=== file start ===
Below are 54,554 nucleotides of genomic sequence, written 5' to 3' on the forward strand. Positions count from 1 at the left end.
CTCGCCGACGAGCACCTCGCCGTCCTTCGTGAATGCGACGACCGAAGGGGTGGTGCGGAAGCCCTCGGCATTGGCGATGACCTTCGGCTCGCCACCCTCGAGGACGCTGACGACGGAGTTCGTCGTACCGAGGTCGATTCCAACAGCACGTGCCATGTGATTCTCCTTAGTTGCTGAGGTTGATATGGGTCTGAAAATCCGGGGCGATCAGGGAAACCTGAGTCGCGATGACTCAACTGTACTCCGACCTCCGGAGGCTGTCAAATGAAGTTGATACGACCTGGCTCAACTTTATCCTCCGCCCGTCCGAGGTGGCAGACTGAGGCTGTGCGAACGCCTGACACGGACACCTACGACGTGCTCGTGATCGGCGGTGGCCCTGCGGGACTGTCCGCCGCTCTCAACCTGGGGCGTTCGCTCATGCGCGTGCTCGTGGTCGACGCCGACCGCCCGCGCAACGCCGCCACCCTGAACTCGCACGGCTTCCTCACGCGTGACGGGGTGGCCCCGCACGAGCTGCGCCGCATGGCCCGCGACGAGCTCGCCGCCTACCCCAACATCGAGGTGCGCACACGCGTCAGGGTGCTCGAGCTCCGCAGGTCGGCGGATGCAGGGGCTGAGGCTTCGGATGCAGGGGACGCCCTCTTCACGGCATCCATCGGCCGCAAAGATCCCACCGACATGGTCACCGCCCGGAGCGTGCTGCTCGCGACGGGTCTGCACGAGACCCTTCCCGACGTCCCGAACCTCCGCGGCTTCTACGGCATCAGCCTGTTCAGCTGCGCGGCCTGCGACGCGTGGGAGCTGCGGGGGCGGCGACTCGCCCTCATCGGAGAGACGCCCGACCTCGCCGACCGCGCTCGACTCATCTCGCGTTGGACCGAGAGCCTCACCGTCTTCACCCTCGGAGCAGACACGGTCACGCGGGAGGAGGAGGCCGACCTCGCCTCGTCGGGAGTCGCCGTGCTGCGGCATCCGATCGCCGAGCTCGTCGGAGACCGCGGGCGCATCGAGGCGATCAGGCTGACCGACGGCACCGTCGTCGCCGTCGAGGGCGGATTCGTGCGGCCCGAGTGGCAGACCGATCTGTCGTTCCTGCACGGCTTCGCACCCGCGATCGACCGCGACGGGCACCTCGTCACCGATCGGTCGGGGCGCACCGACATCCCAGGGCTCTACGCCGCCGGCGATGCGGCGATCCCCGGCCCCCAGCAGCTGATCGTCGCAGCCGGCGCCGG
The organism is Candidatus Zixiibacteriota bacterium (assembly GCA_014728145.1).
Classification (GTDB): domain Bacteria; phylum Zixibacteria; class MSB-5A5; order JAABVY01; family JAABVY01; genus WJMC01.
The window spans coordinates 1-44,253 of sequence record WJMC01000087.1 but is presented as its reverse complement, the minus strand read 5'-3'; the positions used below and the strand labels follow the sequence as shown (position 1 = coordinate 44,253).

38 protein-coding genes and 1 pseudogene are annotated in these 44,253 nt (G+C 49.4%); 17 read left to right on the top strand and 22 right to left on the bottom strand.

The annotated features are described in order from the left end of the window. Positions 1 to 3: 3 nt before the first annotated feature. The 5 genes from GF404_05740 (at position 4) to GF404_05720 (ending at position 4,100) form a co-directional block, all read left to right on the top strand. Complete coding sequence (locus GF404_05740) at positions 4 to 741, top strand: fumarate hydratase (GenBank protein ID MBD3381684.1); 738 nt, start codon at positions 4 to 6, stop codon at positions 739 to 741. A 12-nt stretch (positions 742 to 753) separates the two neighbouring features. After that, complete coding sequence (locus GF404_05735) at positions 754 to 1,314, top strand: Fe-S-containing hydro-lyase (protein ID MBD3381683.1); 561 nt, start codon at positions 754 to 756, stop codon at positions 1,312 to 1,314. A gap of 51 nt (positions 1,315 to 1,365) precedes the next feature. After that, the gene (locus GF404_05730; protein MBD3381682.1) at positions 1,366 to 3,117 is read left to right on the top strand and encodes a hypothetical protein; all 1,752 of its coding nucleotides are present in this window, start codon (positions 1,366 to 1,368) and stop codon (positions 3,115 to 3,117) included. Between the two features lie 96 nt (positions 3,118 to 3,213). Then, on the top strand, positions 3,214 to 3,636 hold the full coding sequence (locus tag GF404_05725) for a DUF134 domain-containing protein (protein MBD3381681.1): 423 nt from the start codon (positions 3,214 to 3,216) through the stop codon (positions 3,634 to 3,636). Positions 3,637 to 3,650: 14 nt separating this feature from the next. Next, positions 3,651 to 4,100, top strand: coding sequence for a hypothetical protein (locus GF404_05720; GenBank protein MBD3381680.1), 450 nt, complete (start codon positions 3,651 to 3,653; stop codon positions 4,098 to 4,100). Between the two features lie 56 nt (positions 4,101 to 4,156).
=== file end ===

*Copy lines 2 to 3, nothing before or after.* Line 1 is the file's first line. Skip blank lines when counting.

CTCGCCGACGAGCACCTCGCCGTCCTTCGTGAATGCGACGACCGAAGGGGTGGTGCGGAAGCCCTCGGCATTGGCGATGACCTTCGGCTCGCCACCCTCGAGGACGCTGACGACGGAGTTCGTCGTACCGAGGTCGATTCCAACAGCACGTGCCATGTGATTCTCCTTAGTTGCTGAGGTTGATATGGGTCTGAAAATCCGGGGCGATCAGGGAAACCTGAGTCGCGATGACTCAACTGTACTCCGACCTCCGGAGGCTGTCAAATGAAGTTGATACGACCTGGCTCAACTTTATCCTCCGCCCGTCCGAGGTGGCAGACTGAGGCTGTGCGAACGCCTGACACGGACACCTACGACGTGCTCGTGATCGGCGGTGGCCCTGCGGGACTGTCCGCCGCTCTCAACCTGGGGCGTTCGCTCATGCGCGTGCTCGTGGTCGACGCCGACCGCCCGCGCAACGCCGCCACCCTGAACTCGCACGGCTTCCTCACGCGTGACGGGGTGGCCCCGCACGAGCTGCGCCGCATGGCCCGCGACGAGCTCGCCGCCTACCCCAACATCGAGGTGCGCACACGCGTCAGGGTGCTCGAGCTCCGCAGGTCGGCGGATGCAGGGGCTGAGGCTTCGGATGCAGGGGACGCCCTCTTCACGGCATCCATCGGCCGCAAAGATCCCACCGACATGGTCACCGCCCGGAGCGTGCTGCTCGCGACGGGTCTGCACGAGACCCTTCCCGACGTCCCGAACCTCCGCGGCTTCTACGGCATCAGCCTGTTCAGCTGCGCGGCCTGCGACGCGTGGGAGCTGCGGGGGCGGCGACTCGCCCTCATCGGAGAGACGCCCGACCTCGCCGACCGCGCTCGACTCATCTCGCGTTGGACCGAGAGCCTCACCGTCTTCACCCTCGGAGCAGACACGGTCACGCGGGAGGAGGAGGCCGACCTCGCCTCGTCGGGAGTCGCCGTGCTGCGGCATCCGATCGCCGAGCTCGTCGGAGACCGCGGGCGCATCGAGGCGATCAGGCTGACCGACGGCACCGTCGTCGCCGTCGAGGGCGGATTCGTGCGGCCCGAGTGGCAGACCGATCTGTCGTTCCTGCACGGCTTCGCACCCGCGATCGACCGCGACGGGCACCTCGTCACCGATCGGTCGGGGCGCACCGACATCCCAGGGCTCTACGCCGCCGGCGATGCGGCGATCCCCGGCCCCCAGCAGCTGATCGTCGCAGCCGGCGCCGG
The organism is Candidatus Zixiibacteriota bacterium (assembly GCA_014728145.1).